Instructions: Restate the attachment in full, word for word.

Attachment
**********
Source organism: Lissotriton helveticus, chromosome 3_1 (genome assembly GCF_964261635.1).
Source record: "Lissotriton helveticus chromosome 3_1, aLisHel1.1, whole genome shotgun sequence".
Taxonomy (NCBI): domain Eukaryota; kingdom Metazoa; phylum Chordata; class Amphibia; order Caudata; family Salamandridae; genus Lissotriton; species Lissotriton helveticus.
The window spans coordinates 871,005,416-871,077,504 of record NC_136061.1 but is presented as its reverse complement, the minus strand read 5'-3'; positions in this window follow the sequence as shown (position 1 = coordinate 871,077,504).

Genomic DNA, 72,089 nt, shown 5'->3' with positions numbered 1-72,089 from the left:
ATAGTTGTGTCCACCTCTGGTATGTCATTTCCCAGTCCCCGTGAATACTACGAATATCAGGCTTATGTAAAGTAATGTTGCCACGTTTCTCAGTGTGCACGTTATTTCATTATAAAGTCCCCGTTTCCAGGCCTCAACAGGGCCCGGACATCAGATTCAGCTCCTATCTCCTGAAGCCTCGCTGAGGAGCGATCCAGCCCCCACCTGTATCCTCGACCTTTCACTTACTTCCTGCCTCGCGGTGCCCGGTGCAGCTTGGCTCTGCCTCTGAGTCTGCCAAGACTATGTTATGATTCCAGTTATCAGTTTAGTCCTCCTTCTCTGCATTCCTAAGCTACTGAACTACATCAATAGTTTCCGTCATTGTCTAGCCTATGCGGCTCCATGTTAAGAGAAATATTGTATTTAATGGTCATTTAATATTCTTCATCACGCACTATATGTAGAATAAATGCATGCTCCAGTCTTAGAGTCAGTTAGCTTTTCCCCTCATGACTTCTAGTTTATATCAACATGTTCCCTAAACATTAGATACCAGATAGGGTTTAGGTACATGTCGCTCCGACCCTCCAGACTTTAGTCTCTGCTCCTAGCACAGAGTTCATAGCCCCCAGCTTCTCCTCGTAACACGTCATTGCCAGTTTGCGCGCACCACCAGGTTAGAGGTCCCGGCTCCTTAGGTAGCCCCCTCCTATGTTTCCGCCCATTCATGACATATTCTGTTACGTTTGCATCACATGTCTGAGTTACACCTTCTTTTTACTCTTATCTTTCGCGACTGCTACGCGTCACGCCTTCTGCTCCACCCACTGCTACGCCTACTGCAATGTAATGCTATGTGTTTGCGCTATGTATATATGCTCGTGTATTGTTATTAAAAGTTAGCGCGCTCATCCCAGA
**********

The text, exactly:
Source organism: Lissotriton helveticus, chromosome 3_1 (genome assembly GCF_964261635.1).
Source record: "Lissotriton helveticus chromosome 3_1, aLisHel1.1, whole genome shotgun sequence".
Taxonomy (NCBI): domain Eukaryota; kingdom Metazoa; phylum Chordata; class Amphibia; order Caudata; family Salamandridae; genus Lissotriton; species Lissotriton helveticus.
The window spans coordinates 871,005,416-871,077,504 of record NC_136061.1 but is presented as its reverse complement, the minus strand read 5'-3'; positions in this window follow the sequence as shown (position 1 = coordinate 871,077,504).

Genomic DNA, 72,089 nt, shown 5'->3' with positions numbered 1-72,089 from the left:
ATAGTTGTGTCCACCTCTGGTATGTCATTTCCCAGTCCCCGTGAATACTACGAATATCAGGCTTATGTAAAGTAATGTTGCCACGTTTCTCAGTGTGCACGTTATTTCATTATAAAGTCCCCGTTTCCAGGCCTCAACAGGGCCCGGACATCAGATTCAGCTCCTATCTCCTGAAGCCTCGCTGAGGAGCGATCCAGCCCCCACCTGTATCCTCGACCTTTCACTTACTTCCTGCCTCGCGGTGCCCGGTGCAGCTTGGCTCTGCCTCTGAGTCTGCCAAGACTATGTTATGATTCCAGTTATCAGTTTAGTCCTCCTTCTCTGCATTCCTAAGCTACTGAACTACATCAATAGTTTCCGTCATTGTCTAGCCTATGCGGCTCCATGTTAAGAGAAATATTGTATTTAATGGTCATTTAATATTCTTCATCACGCACTATATGTAGAATAAATGCATGCTCCAGTCTTAGAGTCAGTTAGCTTTTCCCCTCATGACTTCTAGTTTATATCAACATGTTCCCTAAACATTAGATACCAGATAGGGTTTAGGTACATGTCGCTCCGACCCTCCAGACTTTAGTCTCTGCTCCTAGCACAGAGTTCATAGCCCCCAGCTTCTCCTCGTAACACGTCATTGCCAGTTTGCGCGCACCACCAGGTTAGAGGTCCCGGCTCCTTAGGTAGCCCCCTCCTATGTTTCCGCCCATTCATGACATATTCTGTTACGTTTGCATCACATGTCTGAGTTACACCTTCTTTTTACTCTTATCTTTCGCGACTGCTACGCGTCACGCCTTCTGCTCCACCCACTGCTACGCCTACTGCAATGTAATGCTATGTGTTTGCGCTATGTATATATGCTCGTGTATTGTTATTAAAAGTTAGCGCGCTCATCCCAGA